I’ve built a lot of websites over the last 8 years of running a web design firm and working for other firms before that. The first professional website project I worked on was in 1995 – so let’s call it 75 sites since then, but it might be nearer a hundred. Most have been small and medium sites for small creative business and non-profits.
And when I look back at them and check out the ones that are still up, it’s clear that most of them have failed. They look fine (or better), the client’s have been satisfied (or happy), and there’s been no catastrophic disasters leading to law suits or even anything but a tiny amount of downtime.
But even though a lot more than half the work I do on the website side of things now is repeat business with long-standing clients it’s clear to me (if not always to the satisfied clients) that nearly all of the sites I’ve built could have done a lot more, and delivered more to justify the money and effort that went into them.
Not a technology challenge
Years ago, I was an early employee at the Dublin-based internet consultants iQ Content. Morgan McKeagney the boss would tell clients that building a successful website is not a technology problem as much as it’s a people and process problem. He was right then, and he’s even more right now. Setup a Squarespace account, or go for a one-click WordPress install with an off the shelf template and you’ve just launched a site that’s more robust, easy to use and attractive than 90% of websites out there.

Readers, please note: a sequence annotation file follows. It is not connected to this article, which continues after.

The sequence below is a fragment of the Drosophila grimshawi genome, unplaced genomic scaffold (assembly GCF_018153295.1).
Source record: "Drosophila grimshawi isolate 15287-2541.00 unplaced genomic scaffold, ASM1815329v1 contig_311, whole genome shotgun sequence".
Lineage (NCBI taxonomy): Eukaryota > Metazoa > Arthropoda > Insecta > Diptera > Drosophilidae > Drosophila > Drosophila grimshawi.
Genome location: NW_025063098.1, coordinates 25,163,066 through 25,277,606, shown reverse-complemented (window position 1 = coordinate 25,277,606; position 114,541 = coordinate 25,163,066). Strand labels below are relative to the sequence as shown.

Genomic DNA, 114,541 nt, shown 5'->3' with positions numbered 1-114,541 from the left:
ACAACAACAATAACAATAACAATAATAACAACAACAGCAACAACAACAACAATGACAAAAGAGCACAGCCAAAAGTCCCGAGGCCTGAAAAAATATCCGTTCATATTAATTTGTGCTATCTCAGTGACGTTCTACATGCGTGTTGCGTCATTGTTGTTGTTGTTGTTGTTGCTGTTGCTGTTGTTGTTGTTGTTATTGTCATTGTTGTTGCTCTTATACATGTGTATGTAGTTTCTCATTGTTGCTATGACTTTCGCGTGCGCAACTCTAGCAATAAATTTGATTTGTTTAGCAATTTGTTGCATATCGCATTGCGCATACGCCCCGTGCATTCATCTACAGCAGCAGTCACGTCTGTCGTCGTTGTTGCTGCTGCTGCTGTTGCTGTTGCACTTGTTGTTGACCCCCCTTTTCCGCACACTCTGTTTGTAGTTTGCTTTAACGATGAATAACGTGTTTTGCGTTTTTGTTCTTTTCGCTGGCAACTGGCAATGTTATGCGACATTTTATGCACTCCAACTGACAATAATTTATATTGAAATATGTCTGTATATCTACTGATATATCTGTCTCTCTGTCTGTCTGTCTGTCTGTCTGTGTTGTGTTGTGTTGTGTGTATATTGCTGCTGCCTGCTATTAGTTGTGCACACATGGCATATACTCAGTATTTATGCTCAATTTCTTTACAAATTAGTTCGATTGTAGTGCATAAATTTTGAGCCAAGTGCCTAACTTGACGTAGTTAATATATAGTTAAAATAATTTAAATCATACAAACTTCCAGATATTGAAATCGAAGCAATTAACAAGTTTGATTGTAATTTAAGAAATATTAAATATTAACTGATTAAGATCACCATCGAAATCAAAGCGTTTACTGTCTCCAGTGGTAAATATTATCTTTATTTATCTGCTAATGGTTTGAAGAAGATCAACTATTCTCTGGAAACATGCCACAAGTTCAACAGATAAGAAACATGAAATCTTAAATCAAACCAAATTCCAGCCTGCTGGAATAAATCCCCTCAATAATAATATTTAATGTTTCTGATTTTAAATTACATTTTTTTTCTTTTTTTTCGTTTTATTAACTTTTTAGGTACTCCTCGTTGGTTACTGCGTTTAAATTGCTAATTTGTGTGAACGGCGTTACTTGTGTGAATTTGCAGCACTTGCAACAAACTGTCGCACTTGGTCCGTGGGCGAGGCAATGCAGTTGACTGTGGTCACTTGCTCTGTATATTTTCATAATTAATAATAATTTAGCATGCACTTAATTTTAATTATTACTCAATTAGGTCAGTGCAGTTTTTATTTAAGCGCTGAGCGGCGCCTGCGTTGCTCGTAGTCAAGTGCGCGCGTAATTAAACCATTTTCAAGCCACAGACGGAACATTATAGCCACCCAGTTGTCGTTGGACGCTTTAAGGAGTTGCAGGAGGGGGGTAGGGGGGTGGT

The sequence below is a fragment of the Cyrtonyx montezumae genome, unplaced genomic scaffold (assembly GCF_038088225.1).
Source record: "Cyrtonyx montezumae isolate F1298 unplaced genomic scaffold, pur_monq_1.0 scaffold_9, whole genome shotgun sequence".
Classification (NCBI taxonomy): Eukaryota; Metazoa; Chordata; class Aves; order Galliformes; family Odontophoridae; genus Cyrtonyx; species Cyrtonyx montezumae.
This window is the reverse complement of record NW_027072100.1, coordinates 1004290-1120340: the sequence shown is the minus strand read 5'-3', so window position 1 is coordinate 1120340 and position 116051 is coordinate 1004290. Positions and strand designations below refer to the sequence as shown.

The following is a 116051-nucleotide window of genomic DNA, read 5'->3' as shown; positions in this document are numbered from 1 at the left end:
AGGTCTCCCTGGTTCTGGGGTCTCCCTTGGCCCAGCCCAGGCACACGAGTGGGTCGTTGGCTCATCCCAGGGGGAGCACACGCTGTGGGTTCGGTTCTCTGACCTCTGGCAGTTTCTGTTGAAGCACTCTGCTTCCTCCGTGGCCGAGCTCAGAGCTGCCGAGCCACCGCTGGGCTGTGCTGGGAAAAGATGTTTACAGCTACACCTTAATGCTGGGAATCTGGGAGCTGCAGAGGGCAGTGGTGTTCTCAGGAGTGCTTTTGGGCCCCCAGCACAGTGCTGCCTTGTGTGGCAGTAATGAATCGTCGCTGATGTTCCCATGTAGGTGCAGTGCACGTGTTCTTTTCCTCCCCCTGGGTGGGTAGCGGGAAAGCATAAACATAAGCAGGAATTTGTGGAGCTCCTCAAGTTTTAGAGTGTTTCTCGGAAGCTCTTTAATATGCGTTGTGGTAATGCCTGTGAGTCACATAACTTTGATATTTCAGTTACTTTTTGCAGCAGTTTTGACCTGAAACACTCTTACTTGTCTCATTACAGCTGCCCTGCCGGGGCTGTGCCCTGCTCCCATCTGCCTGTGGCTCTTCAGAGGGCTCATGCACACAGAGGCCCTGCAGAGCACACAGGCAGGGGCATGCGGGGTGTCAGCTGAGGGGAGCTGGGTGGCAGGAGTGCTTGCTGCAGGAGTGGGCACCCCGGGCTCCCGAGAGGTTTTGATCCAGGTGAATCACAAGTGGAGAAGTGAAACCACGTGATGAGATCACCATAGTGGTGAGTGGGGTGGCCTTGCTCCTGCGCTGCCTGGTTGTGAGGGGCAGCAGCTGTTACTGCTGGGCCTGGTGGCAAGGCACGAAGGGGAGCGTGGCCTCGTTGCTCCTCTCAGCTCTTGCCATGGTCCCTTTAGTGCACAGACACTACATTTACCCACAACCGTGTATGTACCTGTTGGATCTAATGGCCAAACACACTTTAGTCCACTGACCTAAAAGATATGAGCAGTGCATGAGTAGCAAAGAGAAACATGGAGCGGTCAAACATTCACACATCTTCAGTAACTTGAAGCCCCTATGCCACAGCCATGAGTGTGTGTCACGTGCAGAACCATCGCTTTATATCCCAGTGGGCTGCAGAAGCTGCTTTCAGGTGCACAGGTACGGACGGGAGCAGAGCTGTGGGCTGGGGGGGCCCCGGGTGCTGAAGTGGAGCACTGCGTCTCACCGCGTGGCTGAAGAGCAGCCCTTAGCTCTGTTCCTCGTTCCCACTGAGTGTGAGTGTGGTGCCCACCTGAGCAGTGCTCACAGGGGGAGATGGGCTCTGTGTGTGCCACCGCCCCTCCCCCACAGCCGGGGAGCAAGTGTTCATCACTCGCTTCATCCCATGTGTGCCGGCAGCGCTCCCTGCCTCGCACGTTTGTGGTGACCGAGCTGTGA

It’s what’s happened before and what happens after that launch that will define whether or not your site actually ends up working for you. Solid technology won’t count for much when there’s not been an update for five months, or prospective clients can’t find what they’re looking for because management decided they would only put up sales fluff not detailed specifications.